The Rise and Decline of Motion Gaming
Motion gaming lingered on the fringes for a while, suddenly caught on like wildfire, and slowly sputtered back to irrelevance. Let's recall how the process went.
Motion gaming refers to the kind of gaming where the on-screen action corresponds to the players' broad movements, gestures, voice commands or a mix thereof. Some implementations require specialized controllers, others forego controllers altogether.
The first motion gaming controller was Datasoft's "Le Stick" for the Commodore 64. The motion recognition device was sadly, way ahead of its time. This, and a complete lack of compatible games doomed the 'Stick.
Since then, devices like the Sega Activator (Sega Genesis), the infamous NES Power Glove (popularised by "The Wizard") and the EyeToy (PS2) have tried to make motion gaming work, and failed every time.
Out of nowhere, Nintendo tore the script apart with the Wii in late 2006. It was underpowered compared to its contemporary consoles (Xbox 360 and PS3), and Nintendo had previously failed to make motion gaming work with the Power Glove and the Power Pad. Despite these, the motion tracking Wii remote (aka Wiimote) controller and a wide selection of family-friendly games that utilised it helped the Wii cause; making it the best-selling game console of its generation.
Microsoft found success with a different approach. The Kinect add-on for the Xbox 360 was a camera that tracked the gamers' movements and interpreted that. It quickly became a party-favourite and helped Microsoft cover up lost ground.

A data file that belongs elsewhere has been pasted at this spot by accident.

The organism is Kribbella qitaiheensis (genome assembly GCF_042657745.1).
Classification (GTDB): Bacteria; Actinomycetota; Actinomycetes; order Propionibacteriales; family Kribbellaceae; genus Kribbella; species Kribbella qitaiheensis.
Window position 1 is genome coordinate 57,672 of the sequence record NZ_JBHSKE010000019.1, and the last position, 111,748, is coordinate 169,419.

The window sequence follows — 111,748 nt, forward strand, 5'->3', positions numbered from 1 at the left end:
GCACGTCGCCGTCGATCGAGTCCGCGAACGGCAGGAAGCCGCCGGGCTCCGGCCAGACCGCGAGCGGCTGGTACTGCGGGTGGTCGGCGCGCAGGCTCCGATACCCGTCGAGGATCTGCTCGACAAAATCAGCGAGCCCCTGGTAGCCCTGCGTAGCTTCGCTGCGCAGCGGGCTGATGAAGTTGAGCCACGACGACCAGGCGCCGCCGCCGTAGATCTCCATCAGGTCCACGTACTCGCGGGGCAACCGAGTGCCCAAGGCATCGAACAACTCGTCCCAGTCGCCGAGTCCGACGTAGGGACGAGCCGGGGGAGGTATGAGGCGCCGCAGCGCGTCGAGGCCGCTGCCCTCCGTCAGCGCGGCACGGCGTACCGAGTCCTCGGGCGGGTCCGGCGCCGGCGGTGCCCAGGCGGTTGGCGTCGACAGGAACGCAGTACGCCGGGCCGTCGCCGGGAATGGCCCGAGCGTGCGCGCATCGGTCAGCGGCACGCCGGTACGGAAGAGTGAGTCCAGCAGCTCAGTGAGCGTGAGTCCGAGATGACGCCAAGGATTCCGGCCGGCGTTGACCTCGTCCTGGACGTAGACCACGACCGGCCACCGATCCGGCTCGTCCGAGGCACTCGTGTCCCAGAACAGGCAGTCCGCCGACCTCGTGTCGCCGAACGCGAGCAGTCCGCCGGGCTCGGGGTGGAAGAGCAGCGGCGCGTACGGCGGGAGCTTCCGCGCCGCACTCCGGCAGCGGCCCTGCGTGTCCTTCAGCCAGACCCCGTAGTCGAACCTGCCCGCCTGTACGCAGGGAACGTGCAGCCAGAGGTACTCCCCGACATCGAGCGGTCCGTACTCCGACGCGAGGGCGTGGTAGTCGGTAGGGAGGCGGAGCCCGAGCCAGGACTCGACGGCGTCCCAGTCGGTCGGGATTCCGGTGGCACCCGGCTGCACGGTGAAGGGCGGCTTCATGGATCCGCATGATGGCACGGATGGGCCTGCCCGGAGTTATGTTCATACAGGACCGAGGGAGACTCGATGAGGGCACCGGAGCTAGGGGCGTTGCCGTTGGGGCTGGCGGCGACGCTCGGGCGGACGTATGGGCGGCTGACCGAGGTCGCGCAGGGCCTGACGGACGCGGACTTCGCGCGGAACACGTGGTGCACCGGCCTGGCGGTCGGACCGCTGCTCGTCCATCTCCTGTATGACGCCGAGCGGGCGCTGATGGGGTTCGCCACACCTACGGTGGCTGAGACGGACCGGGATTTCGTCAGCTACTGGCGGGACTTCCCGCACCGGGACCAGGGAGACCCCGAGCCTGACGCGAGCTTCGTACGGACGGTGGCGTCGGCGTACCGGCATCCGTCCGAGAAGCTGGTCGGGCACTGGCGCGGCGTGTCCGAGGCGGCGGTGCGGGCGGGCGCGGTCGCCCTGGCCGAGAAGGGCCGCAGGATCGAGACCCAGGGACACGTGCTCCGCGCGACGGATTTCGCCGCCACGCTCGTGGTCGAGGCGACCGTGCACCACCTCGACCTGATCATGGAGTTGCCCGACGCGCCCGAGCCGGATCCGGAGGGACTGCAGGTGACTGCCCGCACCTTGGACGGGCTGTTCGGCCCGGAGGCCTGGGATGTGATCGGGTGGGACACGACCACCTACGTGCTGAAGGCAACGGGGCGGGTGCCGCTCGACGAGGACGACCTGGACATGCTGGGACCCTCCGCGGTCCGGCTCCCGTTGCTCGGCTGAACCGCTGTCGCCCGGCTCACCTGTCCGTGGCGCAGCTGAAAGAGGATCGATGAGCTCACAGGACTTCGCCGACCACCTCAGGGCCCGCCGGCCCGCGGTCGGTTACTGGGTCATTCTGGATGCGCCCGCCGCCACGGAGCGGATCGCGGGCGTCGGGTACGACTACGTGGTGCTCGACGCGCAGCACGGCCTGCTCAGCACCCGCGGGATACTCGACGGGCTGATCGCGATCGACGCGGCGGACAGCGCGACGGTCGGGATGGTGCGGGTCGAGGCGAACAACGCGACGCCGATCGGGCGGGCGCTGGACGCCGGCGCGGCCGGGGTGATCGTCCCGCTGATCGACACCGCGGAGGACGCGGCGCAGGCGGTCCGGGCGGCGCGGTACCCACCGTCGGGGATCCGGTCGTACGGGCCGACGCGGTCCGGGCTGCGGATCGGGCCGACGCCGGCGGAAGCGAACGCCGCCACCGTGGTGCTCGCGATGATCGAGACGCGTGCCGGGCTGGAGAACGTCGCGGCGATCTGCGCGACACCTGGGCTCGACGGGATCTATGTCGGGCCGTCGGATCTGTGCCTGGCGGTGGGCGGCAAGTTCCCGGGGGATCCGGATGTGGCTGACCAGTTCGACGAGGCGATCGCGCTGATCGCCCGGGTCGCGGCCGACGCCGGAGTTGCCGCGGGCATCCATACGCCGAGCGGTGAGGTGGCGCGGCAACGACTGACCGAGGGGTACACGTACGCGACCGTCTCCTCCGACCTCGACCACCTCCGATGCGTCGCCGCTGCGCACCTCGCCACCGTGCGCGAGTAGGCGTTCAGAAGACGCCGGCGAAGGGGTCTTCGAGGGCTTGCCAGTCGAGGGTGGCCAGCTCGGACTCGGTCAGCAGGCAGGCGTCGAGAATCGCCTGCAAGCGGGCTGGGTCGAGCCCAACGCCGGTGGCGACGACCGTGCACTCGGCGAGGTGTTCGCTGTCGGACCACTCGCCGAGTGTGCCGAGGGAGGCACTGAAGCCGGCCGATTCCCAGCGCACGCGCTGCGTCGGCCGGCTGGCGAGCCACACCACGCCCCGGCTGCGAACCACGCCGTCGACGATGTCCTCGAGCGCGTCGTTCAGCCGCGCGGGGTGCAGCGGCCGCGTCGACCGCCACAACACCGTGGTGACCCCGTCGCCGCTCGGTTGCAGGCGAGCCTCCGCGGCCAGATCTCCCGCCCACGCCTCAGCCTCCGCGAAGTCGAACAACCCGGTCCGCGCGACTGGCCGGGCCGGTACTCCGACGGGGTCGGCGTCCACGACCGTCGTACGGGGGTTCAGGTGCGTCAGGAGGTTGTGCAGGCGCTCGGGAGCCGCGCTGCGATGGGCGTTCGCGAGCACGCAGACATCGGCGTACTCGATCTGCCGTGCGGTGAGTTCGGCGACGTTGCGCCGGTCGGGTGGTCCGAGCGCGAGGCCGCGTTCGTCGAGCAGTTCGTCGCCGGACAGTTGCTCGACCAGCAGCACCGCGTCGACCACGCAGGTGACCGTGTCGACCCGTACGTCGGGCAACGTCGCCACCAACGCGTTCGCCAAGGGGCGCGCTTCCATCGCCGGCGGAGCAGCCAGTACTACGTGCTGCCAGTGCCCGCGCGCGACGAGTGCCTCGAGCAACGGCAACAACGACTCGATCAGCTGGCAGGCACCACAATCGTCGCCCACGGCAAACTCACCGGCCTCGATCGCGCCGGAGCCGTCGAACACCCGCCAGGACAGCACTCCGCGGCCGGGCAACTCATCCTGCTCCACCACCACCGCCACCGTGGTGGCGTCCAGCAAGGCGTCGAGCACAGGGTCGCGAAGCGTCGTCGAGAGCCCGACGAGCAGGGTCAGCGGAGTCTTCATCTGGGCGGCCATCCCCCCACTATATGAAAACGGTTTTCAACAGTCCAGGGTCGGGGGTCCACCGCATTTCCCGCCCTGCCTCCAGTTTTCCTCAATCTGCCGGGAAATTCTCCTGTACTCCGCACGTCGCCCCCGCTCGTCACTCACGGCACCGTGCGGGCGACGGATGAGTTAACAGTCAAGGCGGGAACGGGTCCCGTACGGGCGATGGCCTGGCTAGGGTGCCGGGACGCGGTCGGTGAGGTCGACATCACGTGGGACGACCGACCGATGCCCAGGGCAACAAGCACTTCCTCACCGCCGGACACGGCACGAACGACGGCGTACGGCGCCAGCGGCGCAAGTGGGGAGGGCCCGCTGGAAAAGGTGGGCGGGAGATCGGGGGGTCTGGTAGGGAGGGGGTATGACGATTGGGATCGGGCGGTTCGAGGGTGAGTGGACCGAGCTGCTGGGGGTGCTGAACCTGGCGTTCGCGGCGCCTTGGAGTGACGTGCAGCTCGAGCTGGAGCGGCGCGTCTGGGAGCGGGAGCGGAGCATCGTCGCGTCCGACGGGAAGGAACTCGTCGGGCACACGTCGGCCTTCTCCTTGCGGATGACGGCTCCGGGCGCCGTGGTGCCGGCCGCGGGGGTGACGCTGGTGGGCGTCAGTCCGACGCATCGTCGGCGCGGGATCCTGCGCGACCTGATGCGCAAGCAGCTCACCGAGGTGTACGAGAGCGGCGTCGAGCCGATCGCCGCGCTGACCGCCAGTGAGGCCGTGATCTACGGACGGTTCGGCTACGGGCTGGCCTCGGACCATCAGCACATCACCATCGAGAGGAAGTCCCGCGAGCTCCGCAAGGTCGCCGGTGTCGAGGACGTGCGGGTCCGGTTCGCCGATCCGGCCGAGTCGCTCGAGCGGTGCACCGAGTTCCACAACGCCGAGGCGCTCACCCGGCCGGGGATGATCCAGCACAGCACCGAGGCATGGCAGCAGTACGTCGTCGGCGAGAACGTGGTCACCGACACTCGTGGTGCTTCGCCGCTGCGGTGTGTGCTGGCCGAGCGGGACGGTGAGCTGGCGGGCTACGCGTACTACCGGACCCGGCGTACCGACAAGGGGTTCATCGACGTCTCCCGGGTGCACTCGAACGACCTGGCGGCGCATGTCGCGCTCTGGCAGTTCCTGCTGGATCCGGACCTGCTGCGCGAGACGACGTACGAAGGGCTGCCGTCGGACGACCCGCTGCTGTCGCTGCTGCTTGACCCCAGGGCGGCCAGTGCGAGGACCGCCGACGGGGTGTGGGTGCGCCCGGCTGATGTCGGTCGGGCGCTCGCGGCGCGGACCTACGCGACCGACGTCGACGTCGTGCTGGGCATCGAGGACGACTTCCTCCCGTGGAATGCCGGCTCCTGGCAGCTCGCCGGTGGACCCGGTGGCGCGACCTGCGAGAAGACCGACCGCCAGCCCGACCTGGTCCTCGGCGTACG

Sony tried to grab a piece of the motion-gaming pie with the PlayStation Move. It combined an updated version of the above-mentioned EyeToy camera and a motion-tracking controller. It made no waves in the market, a sign of things to come.
In the next, which is the current, generation, motion control was one of the first boxes to be checked. Sony's PS4 controller implemented motion sensing, Microsoft shipped Kinects with every Xbox One, and Nintendo's Wii U was based around the touch and motion controlled controller. But the interest has evidently fallen.
Wii U's overly complicated controller doomed the console, despite a very early launch. Xbox One's Kinect device faced controversy for spying suspicions and "Always on" requirements. The PS4's motion sensing is not a widely used feature, at least yet.
The fad is over, and the companies see it. Nintendo has already started working on the Wii U's successor, Microsoft is shipping Xbox Ones without Kinect, and Sony is laughing all the way to the bank.
So, what exactly was behind the declining interest motion gaming? A few factors come to mind.
* There not being enough material to hold people's interest, once the novelty wears thin.
* Lack of precise input which alienated serious gamers.
* The traditional gaming formula of sitting on a couch, controller in hand being more appealing to most gamers than having to move around all the time.
* Companies targeting casual gamers at the cost of hardcore gamers, the most significant buyers of consoles.
* Not enough games to utilise the technology properly.
With the craze over, motion gaming has found its true home: casual smartphone games.
Novo Manzoor is an athlete. He surfs the web all day. You can reach him at: [email protected]